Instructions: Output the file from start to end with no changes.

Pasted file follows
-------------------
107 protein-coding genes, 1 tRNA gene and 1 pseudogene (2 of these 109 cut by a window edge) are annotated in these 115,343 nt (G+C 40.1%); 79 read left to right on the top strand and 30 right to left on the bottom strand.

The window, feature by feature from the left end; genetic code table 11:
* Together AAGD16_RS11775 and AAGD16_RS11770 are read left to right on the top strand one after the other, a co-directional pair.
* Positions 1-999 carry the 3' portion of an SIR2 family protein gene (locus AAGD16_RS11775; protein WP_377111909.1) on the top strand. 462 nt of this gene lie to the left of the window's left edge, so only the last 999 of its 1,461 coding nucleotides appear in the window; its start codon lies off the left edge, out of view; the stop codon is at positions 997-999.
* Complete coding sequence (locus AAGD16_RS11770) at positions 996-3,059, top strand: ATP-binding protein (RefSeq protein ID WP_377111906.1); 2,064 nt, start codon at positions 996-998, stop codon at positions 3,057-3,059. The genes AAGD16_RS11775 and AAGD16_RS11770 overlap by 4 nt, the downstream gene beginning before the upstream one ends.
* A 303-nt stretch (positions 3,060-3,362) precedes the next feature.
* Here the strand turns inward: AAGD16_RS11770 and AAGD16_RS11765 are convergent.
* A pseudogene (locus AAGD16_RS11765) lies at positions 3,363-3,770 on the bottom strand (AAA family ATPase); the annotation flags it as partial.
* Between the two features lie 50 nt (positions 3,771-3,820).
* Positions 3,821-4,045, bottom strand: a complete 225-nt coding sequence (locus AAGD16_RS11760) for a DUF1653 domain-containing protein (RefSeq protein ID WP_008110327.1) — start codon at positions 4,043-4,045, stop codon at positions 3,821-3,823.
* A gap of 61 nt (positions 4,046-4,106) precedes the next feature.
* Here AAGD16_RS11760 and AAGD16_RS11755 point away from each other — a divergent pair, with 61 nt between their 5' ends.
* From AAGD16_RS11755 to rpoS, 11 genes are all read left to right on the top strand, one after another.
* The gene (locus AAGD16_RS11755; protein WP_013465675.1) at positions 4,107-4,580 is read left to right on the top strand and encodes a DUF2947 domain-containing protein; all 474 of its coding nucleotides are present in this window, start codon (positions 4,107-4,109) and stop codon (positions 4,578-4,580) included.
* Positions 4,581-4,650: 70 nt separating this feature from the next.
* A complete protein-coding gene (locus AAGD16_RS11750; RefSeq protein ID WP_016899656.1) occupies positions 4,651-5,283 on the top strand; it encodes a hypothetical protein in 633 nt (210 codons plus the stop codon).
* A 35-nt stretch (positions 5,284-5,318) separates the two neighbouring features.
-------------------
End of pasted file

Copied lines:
107 protein-coding genes, 1 tRNA gene and 1 pseudogene (2 of these 109 cut by a window edge) are annotated in these 115,343 nt (G+C 40.1%); 79 read left to right on the top strand and 30 right to left on the bottom strand.

The window, feature by feature from the left end; genetic code table 11:
* Together AAGD16_RS11775 and AAGD16_RS11770 are read left to right on the top strand one after the other, a co-directional pair.
* Positions 1-999 carry the 3' portion of an SIR2 family protein gene (locus AAGD16_RS11775; protein WP_377111909.1) on the top strand. 462 nt of this gene lie to the left of the window's left edge, so only the last 999 of its 1,461 coding nucleotides appear in the window; its start codon lies off the left edge, out of view; the stop codon is at positions 997-999.
* Complete coding sequence (locus AAGD16_RS11770) at positions 996-3,059, top strand: ATP-binding protein (RefSeq protein ID WP_377111906.1); 2,064 nt, start codon at positions 996-998, stop codon at positions 3,057-3,059. The genes AAGD16_RS11775 and AAGD16_RS11770 overlap by 4 nt, the downstream gene beginning before the upstream one ends.
* A 303-nt stretch (positions 3,060-3,362) precedes the next feature.
* Here the strand turns inward: AAGD16_RS11770 and AAGD16_RS11765 are convergent.
* A pseudogene (locus AAGD16_RS11765) lies at positions 3,363-3,770 on the bottom strand (AAA family ATPase); the annotation flags it as partial.
* Between the two features lie 50 nt (positions 3,771-3,820).
* Positions 3,821-4,045, bottom strand: a complete 225-nt coding sequence (locus AAGD16_RS11760) for a DUF1653 domain-containing protein (RefSeq protein ID WP_008110327.1) — start codon at positions 4,043-4,045, stop codon at positions 3,821-3,823.
* A gap of 61 nt (positions 4,046-4,106) precedes the next feature.
* Here AAGD16_RS11760 and AAGD16_RS11755 point away from each other — a divergent pair, with 61 nt between their 5' ends.
* From AAGD16_RS11755 to rpoS, 11 genes are all read left to right on the top strand, one after another.
* The gene (locus AAGD16_RS11755; protein WP_013465675.1) at positions 4,107-4,580 is read left to right on the top strand and encodes a DUF2947 domain-containing protein; all 474 of its coding nucleotides are present in this window, start codon (positions 4,107-4,109) and stop codon (positions 4,578-4,580) included.
* Positions 4,581-4,650: 70 nt separating this feature from the next.
* A complete protein-coding gene (locus AAGD16_RS11750; RefSeq protein ID WP_016899656.1) occupies positions 4,651-5,283 on the top strand; it encodes a hypothetical protein in 633 nt (210 codons plus the stop codon).
* A 35-nt stretch (positions 5,284-5,318) separates the two neighbouring features.